Hernandez contends this case falls between two United States Supreme Court cases, Bostick and City of Indianapolis v. Edmond, 531 U.S. 32, 121 S.Ct. 447, 148 L.Ed.2d 333 (2000).   He first contends it is not like Bostick, as discussed above, because the bus was not at a regularly scheduled stop.   He then contends this case is closer to the situation in Edmond.   In Edmond, the Supreme Court found the city's roadblocks were set up to find drugs and the roadblocks were unconstitutional.  “We have never approved a checkpoint program whose primary purpose was to detect evidence of ordinary criminal wrongdoing.”  Id., 531 U.S. at 41, 121 S.Ct. 447.   Hernandez contends the narcotics officers in this case established a de facto bus roadblock.   In Edmond, the police were stopping the drivers of cars going through checkpoints regardless of whether they had violated any laws.   This is not the case here;  this was not a roadblock search.   This was a search that occurred after a valid stop for a traffic law violation, and it only occurred after the driver of the bus gave consent to enter the bus.   Once the driver gave the officers permission to enter the bus, the questioning of the passengers is like the questioning of passengers aboard a bus at a bus station.   Looking at all of the circumstances surrounding the encounter, the conversation between Washington and Hernandez was consensual.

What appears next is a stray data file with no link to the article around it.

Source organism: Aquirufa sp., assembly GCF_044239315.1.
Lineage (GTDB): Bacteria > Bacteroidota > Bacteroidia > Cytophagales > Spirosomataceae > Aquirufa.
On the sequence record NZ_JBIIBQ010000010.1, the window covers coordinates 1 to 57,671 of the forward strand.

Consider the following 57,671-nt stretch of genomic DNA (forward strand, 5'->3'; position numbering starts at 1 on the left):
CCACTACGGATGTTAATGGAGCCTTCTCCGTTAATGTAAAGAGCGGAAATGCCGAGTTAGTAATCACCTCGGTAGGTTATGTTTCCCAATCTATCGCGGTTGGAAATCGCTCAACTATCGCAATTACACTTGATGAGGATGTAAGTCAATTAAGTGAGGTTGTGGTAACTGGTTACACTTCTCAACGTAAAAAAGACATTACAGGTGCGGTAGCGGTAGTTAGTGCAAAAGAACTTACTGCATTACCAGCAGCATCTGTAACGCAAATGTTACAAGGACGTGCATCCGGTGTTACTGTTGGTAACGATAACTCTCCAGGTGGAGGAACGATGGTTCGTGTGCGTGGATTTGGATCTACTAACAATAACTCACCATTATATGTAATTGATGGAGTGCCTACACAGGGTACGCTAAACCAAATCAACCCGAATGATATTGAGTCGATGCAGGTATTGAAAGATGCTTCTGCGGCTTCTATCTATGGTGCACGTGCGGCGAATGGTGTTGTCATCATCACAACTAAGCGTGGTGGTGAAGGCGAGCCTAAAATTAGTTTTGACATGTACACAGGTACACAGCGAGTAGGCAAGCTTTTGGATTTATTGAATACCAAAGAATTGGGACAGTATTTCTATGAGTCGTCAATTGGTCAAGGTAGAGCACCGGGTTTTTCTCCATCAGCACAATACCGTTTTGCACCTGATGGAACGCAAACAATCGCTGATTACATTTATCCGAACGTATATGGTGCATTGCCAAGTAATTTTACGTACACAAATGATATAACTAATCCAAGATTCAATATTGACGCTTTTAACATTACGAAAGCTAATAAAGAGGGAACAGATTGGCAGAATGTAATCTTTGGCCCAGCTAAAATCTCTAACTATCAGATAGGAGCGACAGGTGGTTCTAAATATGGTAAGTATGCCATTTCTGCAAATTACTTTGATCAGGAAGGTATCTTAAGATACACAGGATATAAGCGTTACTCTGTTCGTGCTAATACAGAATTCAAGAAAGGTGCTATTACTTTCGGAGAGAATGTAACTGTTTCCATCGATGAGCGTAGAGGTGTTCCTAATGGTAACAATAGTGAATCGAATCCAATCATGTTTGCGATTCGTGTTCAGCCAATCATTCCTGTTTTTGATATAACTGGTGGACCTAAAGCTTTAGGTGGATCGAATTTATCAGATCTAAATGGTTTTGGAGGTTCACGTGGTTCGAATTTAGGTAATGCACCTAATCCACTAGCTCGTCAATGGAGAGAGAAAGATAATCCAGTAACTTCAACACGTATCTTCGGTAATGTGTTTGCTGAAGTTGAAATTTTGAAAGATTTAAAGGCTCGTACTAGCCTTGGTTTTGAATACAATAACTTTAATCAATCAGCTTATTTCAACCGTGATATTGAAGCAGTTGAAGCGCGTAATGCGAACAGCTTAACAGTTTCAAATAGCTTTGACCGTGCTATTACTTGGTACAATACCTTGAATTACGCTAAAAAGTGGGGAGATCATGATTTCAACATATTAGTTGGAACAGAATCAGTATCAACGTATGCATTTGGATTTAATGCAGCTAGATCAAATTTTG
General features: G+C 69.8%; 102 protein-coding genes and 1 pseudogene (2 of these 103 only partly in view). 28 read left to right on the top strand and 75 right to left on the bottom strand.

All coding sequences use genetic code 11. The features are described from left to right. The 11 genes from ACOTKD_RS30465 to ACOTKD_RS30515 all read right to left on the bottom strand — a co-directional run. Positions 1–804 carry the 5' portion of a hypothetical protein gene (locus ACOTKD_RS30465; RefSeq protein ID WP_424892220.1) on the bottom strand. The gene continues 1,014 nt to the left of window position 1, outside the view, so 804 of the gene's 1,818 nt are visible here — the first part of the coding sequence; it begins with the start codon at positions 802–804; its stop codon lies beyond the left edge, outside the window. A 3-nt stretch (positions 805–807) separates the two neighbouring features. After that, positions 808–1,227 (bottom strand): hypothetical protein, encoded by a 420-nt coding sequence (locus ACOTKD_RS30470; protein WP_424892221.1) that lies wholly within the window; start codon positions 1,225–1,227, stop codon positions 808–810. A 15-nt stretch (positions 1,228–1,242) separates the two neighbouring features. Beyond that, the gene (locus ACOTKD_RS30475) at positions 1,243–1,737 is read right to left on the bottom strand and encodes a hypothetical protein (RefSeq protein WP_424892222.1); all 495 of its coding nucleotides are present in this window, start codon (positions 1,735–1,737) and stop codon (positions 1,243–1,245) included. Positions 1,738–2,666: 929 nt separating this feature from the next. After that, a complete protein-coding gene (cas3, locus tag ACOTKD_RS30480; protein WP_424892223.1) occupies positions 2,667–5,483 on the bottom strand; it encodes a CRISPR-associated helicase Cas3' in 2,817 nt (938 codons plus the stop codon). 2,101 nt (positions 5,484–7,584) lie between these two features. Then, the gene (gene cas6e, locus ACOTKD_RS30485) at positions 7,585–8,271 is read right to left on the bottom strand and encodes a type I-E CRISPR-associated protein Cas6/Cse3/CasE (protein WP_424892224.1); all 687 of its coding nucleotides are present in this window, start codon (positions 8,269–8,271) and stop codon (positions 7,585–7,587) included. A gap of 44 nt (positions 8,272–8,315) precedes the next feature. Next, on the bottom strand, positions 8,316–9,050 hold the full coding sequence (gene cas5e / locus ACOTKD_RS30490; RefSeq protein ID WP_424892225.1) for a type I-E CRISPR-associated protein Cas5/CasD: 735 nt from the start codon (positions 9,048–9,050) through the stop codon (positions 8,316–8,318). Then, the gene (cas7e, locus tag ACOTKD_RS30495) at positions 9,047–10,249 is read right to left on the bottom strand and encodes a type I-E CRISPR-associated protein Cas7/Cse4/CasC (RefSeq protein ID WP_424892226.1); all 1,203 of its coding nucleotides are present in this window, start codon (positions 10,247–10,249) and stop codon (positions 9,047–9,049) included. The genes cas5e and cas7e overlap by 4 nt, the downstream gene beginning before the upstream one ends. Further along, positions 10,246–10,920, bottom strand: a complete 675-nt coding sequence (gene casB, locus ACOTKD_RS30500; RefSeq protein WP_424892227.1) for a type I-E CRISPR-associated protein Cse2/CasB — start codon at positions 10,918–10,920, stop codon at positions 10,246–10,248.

Hernandez contends that, if this search and seizure is upheld, the police could then establish de facto bus roadblocks at unscheduled stops by simply stopping the driver for any traffic law violation-no matter how slight-and then questioning the passengers, avoiding an inquiry into their subjective intent.   However, under present law, there is nothing prohibiting law enforcement officers from stopping the driver of a passenger car for a traffic violation, gaining the driver's consent to search the car and, in the course of that search, questioning the passengers.   Whether it is a bus or a passenger car that is lawfully stopped for a traffic offense, the driver is free to decline granting consent to search and the passengers are free to decline to answer questions by the police.   Without consent of the driver of a vehicle, the police may not search it without a warrant or probable cause.   See Schneckloth, 412 U.S. at 219-22, 93 S.Ct. 2041;  Carmouche, 10 S.W.3d at 331.